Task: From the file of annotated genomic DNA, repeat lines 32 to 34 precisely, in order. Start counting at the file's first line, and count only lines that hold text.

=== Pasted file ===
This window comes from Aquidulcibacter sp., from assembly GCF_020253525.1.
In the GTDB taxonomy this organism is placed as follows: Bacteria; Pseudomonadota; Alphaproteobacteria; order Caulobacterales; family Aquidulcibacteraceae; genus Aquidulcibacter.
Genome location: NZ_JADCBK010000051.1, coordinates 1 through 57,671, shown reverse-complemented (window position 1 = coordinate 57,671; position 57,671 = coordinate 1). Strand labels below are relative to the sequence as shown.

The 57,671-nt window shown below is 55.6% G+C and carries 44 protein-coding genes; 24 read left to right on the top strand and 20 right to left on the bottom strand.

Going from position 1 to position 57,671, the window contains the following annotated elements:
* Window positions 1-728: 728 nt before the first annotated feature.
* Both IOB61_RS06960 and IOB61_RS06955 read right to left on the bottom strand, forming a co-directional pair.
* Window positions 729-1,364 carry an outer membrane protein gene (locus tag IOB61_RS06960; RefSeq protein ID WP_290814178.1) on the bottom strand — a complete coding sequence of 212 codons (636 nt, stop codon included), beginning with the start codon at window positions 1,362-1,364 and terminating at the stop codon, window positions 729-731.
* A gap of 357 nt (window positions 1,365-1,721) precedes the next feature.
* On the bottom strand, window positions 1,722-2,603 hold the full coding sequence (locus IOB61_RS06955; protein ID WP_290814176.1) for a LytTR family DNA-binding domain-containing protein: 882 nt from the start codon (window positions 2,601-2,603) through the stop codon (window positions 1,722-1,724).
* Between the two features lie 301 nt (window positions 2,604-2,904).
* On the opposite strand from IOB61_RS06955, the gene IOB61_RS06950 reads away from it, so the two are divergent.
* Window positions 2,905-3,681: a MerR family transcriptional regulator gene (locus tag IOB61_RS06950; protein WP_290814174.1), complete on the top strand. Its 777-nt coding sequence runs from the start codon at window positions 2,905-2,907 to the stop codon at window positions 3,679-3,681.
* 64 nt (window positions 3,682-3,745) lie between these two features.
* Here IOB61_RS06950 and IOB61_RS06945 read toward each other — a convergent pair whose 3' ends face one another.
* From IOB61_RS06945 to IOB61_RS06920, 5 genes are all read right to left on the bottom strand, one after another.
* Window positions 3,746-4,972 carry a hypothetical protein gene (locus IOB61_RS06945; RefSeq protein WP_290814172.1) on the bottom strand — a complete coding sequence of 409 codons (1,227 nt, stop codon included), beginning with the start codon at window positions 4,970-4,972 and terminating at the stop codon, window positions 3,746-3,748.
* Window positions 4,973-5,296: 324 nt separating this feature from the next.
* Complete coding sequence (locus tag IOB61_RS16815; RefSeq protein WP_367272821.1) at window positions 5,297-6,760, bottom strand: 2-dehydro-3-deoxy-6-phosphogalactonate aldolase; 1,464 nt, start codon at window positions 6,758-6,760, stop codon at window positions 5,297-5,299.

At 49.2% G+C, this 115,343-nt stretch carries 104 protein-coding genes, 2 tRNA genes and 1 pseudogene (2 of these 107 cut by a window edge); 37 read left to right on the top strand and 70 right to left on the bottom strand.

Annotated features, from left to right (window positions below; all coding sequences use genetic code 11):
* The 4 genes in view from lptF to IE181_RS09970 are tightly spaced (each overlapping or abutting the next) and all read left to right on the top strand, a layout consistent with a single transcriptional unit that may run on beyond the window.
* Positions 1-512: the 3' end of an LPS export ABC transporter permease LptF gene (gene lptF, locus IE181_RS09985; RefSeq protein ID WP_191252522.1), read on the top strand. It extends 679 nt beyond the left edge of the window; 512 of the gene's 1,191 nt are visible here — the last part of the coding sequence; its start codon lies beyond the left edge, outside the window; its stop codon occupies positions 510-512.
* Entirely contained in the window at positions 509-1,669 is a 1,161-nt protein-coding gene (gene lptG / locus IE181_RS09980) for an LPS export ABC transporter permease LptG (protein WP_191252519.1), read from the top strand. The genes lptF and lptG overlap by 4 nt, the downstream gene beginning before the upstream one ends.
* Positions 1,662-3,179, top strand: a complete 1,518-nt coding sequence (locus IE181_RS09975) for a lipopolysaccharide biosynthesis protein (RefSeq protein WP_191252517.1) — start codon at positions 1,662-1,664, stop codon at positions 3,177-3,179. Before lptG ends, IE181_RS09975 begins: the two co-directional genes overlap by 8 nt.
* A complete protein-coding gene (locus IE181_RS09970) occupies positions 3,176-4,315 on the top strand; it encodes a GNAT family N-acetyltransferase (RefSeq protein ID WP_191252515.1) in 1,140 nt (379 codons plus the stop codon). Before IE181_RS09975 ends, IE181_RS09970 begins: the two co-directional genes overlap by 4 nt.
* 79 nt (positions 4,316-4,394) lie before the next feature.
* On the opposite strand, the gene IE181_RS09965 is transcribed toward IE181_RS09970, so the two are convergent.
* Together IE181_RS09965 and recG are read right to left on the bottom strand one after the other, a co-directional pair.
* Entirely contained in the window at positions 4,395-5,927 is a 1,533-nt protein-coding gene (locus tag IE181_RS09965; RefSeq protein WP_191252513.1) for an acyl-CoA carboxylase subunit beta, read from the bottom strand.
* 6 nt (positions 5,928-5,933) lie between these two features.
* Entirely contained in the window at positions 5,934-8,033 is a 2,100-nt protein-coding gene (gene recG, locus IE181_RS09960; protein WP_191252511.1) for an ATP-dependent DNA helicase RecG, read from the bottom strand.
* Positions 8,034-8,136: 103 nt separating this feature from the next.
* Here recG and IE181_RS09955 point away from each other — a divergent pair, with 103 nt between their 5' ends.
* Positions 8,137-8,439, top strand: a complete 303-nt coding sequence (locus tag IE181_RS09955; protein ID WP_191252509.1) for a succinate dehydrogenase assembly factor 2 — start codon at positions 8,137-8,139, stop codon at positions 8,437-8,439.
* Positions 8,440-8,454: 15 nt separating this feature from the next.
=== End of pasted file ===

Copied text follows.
* Entirely contained in the window at positions 5,934-8,033 is a 2,100-nt protein-coding gene (gene recG, locus IE181_RS09960; protein WP_191252511.1) for an ATP-dependent DNA helicase RecG, read from the bottom strand.
* Positions 8,034-8,136: 103 nt separating this feature from the next.
* Here recG and IE181_RS09955 point away from each other — a divergent pair, with 103 nt between their 5' ends.